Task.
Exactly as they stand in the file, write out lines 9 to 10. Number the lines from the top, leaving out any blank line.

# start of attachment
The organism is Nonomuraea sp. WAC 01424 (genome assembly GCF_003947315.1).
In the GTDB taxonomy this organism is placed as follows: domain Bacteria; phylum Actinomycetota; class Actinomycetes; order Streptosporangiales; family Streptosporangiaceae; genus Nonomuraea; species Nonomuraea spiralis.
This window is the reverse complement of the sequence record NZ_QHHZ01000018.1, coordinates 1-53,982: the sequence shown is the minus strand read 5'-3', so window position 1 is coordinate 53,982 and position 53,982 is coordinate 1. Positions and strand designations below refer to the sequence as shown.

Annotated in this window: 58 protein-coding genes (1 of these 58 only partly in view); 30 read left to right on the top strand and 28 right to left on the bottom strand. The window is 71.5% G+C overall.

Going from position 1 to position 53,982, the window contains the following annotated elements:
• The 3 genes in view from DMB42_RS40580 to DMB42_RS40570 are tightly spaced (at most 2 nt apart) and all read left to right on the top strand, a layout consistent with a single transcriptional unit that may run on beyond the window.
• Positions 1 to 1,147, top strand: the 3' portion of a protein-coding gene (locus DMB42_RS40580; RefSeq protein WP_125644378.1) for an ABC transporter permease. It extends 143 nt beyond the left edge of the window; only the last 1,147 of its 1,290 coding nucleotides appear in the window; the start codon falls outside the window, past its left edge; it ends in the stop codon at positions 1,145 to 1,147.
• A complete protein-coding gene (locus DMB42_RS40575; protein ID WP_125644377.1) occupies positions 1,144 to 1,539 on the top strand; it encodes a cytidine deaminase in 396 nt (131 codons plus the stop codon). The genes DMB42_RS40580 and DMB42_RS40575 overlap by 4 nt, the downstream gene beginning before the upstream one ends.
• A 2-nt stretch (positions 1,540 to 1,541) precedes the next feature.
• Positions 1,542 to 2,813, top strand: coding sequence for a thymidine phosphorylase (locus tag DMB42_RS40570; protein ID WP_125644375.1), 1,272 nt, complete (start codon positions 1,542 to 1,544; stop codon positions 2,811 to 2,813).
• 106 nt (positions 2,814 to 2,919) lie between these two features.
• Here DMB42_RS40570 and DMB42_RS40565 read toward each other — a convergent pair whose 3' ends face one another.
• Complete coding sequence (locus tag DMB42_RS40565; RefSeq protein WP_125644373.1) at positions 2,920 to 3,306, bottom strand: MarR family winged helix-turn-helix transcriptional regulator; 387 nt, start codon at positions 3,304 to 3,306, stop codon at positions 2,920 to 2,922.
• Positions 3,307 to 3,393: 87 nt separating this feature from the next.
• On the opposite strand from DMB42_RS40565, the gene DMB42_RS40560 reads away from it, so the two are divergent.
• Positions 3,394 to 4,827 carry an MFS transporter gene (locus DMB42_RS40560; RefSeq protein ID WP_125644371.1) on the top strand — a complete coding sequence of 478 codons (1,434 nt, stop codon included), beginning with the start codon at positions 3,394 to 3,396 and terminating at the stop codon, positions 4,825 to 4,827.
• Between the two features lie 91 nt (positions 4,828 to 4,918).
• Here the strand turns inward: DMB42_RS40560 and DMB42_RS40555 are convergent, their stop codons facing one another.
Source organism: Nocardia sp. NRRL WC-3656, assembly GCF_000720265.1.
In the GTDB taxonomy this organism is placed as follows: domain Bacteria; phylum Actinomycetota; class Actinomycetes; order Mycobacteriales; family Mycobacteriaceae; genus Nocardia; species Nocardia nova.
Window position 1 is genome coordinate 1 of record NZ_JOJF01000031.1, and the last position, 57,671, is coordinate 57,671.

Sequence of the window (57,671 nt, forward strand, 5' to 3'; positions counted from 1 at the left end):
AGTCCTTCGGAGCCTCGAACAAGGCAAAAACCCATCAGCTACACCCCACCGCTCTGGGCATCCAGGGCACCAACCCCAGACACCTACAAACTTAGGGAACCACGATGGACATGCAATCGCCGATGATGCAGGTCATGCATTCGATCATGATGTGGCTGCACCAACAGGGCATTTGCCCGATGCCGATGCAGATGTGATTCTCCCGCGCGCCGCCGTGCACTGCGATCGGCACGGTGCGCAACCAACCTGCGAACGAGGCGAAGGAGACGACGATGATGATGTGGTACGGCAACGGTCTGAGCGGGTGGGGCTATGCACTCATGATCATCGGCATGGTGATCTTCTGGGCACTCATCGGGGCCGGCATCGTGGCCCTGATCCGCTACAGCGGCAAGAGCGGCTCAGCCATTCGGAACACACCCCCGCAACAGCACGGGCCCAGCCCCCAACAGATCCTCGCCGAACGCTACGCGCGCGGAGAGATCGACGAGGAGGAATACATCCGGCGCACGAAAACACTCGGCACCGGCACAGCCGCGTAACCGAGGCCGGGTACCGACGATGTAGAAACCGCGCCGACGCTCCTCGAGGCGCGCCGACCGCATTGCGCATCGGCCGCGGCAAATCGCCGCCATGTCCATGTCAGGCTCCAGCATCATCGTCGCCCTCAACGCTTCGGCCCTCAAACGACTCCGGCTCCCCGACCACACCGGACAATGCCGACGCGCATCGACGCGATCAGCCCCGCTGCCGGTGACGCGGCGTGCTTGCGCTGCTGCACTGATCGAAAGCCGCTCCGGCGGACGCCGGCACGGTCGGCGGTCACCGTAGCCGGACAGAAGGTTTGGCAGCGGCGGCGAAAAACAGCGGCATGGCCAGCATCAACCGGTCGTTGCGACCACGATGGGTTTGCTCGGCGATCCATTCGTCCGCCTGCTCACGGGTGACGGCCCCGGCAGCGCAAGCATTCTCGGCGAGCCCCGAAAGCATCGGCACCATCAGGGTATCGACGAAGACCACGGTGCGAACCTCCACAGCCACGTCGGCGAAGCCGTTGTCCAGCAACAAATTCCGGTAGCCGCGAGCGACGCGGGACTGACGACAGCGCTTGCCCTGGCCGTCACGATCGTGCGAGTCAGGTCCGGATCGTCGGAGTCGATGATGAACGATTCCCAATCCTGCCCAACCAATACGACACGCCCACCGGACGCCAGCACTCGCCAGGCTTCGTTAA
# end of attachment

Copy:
• A 2-nt stretch (positions 1,540 to 1,541) precedes the next feature.
• Positions 1,542 to 2,813, top strand: coding sequence for a thymidine phosphorylase (locus tag DMB42_RS40570; protein ID WP_125644375.1), 1,272 nt, complete (start codon positions 1,542 to 1,544; stop codon positions 2,811 to 2,813).